Interestingly, earlier research demonstrated in animal studies that the number of mitochondria per cell decreases with age. An increase of the production of free radicals accompanies the age-associated decrease in mitochondrial number. This all fits into the overall picture described above, namely that energy efficiency improves with greater numbers of mitochondria per cell, and the number per cell is inversely proportional to the age of the animal, including humans.
In summary, exercise, diet and red wine all improve health at the cellular level by activating the synthesis of the messengers, nitric oxide and cyclic GMP. These messengers activate additional cellular events that culminate in increased mitochondrial number, lower blood pressure and numerous additional markers of good health. They also ultimately increase the synthesis of longevity factor, SIRT1, which, in turn, increases the burning of fat for energy, thus decreasing fat stores, and improving cellular health.
I have always been told to take carnitine (and all amino acids) between meals, yet the instructions on Juvenon™ Cellular Health Supplement say with meals.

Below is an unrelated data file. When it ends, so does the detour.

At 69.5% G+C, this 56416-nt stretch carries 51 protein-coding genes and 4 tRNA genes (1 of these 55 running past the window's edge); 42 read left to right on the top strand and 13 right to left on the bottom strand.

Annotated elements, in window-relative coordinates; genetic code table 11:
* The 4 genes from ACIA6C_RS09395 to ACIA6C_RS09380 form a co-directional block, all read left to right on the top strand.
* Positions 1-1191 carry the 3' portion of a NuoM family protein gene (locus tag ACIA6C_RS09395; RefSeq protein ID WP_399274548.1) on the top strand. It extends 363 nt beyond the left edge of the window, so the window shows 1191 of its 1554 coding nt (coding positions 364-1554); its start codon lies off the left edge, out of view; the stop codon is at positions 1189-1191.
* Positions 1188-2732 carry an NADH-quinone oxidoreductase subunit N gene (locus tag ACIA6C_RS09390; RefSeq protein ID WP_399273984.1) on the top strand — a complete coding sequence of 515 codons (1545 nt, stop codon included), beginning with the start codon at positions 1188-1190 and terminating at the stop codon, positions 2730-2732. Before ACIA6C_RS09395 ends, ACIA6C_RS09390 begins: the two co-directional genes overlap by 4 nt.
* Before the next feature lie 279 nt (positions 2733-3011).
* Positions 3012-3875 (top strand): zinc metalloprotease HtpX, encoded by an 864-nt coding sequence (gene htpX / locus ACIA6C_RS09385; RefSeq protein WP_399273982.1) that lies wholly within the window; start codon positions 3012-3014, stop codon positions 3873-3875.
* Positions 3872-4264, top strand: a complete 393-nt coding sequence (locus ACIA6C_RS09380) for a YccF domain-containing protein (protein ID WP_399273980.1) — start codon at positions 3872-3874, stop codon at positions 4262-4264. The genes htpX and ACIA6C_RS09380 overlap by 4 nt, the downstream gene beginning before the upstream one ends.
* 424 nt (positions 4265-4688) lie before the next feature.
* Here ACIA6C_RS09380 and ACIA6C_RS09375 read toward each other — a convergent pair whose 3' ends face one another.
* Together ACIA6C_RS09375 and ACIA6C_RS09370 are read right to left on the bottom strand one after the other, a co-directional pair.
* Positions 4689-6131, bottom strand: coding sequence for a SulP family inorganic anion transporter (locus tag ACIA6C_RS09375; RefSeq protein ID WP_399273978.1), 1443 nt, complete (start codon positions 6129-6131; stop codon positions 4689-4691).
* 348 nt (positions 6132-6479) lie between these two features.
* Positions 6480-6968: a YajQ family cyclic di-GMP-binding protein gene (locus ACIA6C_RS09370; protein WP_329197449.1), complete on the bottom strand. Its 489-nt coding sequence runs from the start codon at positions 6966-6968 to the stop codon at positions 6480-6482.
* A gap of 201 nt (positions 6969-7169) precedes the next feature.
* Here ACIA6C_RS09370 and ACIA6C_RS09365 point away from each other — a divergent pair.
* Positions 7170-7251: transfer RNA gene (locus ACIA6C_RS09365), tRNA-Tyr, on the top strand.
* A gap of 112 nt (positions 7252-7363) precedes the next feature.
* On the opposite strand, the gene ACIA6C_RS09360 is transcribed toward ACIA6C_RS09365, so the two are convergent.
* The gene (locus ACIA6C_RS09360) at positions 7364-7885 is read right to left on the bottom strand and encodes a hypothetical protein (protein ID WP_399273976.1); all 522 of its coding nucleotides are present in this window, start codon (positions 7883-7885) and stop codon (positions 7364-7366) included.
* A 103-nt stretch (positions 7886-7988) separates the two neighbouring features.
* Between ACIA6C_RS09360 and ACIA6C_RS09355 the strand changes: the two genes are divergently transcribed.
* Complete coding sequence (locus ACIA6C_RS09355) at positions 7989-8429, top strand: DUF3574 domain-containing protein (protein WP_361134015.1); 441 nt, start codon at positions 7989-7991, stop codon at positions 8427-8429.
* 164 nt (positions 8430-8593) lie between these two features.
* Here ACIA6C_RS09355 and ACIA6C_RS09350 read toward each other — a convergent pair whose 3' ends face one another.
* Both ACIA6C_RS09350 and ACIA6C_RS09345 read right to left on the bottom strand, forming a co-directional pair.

S.K., via email
Benjamin V. Treadwell, Ph.D. is a member of Juvenon’s Scientific Advisory Board and formerly an associate professor at Harvard Medical School.
Send your questions to AskBen@juvenon.com.
Answers to other questions are available athttp://juvenon.com/product/qa.htm.
For best absorption, I too suggest taking the Juvenon™ Cellular Health Supplement between meals. (Juvenon states on the bottle to take the tablet with meals, since a few people report that the ingredients can upset their sensitive stomachs when it is taken without food). Also, I recommend taking it early in the day. Taking Juvenon too close to bed time can interfere with sleep and or memory processing, whereas taking it at least 6 hours before bed time is more likely to improve sleep and memory processing.